Wednesday 30 October 2013 / Hour 3, Block A: David Feith, WSJ Asia, in re: in Tien An Men a vehicle comes out of the road, explodes, fire, three deaths and five arrested. Photos snapped by smart phones but everything scrubbed on Net and in news. Vehicle contained a man, his wife and his mother (or mother-in-law?), who were labelled "terrorists - the mother-in-law cell. Had Uyghur names, the Muslim non-Han from Xinjiang (translation: New Territories, meaning that these lands have not long been under the suzerainty of Beijing) in the west of the country. Restive population that Beijing has not been able to control: a lot of unhappiness in society. China looks like a pressure-cooker. Significant subterranean difficulties, challenges and threats to Communist Party control: this news is not covered in China or in the West. Policies in Xinjiang and Tibet; land rights, illegal land seizures – 200,000 annual local-level protests against the authorities. CCP not showing any success over time. In the US, 100-plus campuses hosting "Confucius Institutes" - paid for by Beijing. Note the man, economics professor, who's been purged for demonstrating in favor of democracy, and the Nobelist who’s in jail for decades. Beijing University daily becoming a closer partner of Columbia, Stanford, U Pennsylvania, and multiple other schools – not a peep of protest from these academic apexes, which legitimize the Communist Party by partnering with them. No transparency, no hope. Ivy Leagues pretend that Bei Da espouses the same freedoms the US does. China state media: 5 arrested in Tiananmen Square attack Attackers and accomplices are reportedly members of the country's marginalized Muslim minority
Wednesday 30 October 2013 / Hour 3, Block B: Jeff Bliss, The Bliss Index, in re: Tavenner shot down a question from Rep. Devin Nunes (R., Calif.) that the administration had requested these numbers not be divulged, saying “we made a group decision that we would release those numbers in mid-November.” Sibelius: "What - ever." There was a known security flaw in healthcare.gov; Sibelius let people register for a week anyway; now their private data are very much at risk. healthcare.gov : "septic code."
Wednesday 30 October 2013 / Hour 3, Block C: Aaron Klein, WABC Radio, in re: New homes in Jerusalem, which all Jazeera calls "East Jerusalem." Riyadh-Cairo-Moscow axis: under discussion, incl Qatar and Turkey, closer strategic relations, weapons deals and oil deals. Game-changing for the US. All the capitals moving and the players are changing sides. Hopes fade for Syria peace talks next month Officials express pessimism about scheduled talks, which could be delayed once again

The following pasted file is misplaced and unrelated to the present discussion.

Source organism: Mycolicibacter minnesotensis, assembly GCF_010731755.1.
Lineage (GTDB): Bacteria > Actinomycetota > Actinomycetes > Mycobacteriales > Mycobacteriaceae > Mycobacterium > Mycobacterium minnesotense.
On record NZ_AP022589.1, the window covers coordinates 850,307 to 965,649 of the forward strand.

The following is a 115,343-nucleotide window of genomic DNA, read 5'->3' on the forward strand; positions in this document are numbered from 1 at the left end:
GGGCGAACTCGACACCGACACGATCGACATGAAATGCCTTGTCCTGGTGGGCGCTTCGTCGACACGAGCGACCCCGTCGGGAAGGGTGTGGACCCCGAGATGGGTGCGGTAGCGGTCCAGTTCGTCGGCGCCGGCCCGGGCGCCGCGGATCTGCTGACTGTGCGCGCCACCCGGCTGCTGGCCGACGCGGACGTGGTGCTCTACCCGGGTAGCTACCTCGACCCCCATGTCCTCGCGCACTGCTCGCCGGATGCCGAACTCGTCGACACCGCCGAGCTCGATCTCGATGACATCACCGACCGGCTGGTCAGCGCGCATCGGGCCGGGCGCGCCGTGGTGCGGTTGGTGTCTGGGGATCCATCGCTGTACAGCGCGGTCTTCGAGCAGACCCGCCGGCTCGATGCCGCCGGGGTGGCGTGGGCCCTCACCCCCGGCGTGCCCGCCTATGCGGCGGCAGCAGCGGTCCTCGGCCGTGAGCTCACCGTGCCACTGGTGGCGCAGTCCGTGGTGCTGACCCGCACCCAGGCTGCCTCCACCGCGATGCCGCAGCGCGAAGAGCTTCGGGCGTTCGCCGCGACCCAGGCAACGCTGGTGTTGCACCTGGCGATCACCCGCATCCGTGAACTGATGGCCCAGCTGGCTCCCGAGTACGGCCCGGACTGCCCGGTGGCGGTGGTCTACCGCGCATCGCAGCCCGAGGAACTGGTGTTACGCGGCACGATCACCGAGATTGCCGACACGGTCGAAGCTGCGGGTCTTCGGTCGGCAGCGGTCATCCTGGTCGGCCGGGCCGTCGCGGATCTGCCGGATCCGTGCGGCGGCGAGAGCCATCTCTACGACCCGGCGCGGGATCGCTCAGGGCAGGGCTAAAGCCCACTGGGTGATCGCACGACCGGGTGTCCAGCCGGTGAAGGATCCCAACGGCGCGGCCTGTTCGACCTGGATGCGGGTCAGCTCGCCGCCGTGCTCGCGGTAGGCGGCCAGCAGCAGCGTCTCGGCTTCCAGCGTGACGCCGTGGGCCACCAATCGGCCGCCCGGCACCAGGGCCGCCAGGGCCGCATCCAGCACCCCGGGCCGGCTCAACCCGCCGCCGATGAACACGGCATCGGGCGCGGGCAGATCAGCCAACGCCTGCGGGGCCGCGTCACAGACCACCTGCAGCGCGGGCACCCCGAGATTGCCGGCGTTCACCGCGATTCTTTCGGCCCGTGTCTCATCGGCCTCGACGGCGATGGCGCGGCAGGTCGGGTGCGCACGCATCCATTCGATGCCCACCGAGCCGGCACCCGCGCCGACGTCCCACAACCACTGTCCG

Wednesday 30 October 2013 / Hour 3, Block D: Shaila Dewan, NYT, in re: Grameen America. Grameen America. Very small loans ($1,500) to people who otherwise wouldn’t qualify for loans, to be used for small-bore entrepreneurial activity. Note payday loans (400% interest) and other brutal, confiscatorial loan methods. Grameen charges 15% interest. In the US: a family named Perez have a party-supplies store; whole family works all the time; used loan first to bridge the gap in the recession. After borrowing and repaying you can borrow a bit more next time, Now Mrs Perez can borrow enough to expand the business. Payback: women form groups of five, very carefully, inviting other women whom they know; payback is partly under peer pressure. Need a few million dollars to start a branch – in Omaha, for example, may have a donor. Grameen reports your good credit to credit agencies. Website invites people to donate; donors incl Robin Hood Fdn. Charlotte, Omaha, Los Angeles, New York. More cities coming soon. Microcredit for Americans Microloans, born of anti-poverty efforts in developing countries, are attracting American clients who don't qualify for credit cards or traditional bank loans.
Wednesday 30 October 2013 / Hour 4, Block A: James Taranto, Wall Street Journal, in re: Another ObamaCare Victim One man's insurance cancellation is a cause for Schadenfreude.
Wednesday 30 October 2013 / Hour 4, Block B: Alireza Jafarzadeh, National Councils of Resistance, in re: Dear President Obama: We are deeply concerned about the deteriorating situation in Iraq. As Iraqi Prime Minister Nouri al-Maliki visits Washington this week, we urge you to press him to formulate a comprehensive political and security strategy that can stabilize the country, enable Iraq to realize its vast potential, and help to safeguard our nation’s enduring national security interests in Iraq.
By nearly every indicator, security conditions in Iraq have dramatically worsened over the past two years. Al-Qaeda in Iraq has returned with a vengeance: It has regenerated the manpower, terrorist infrastructure, resources, and safe havens to sustain and increase the tempo and intensity of attacks and to penetrate deeper into all parts of Iraq than at any time in recent years. Indeed, an analysis this month by the Washington Institute for Near East Policy found, “In 2010, the low point for the al-Qaeda effort in Iraq, car bombings declined to an average of 10 a month and . . . [more]
Wednesday 30 October 2013 / Hour 4, Block C: Margot Kiser, al Jazeera, in re: Kenyan security. KDF (Kenya Defense Forces). The Kenyan government continues to embarrass itself: KDF soldiers ransack shops at #Westgate
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Hour 1: The Grey.
Hour 2: Girl with the Dragon Tattoo.
Hour 3: Inception. Dark Knight Rises. Ghost Writer.
Hour 4: Ghost Writer. Dark Knight Rises.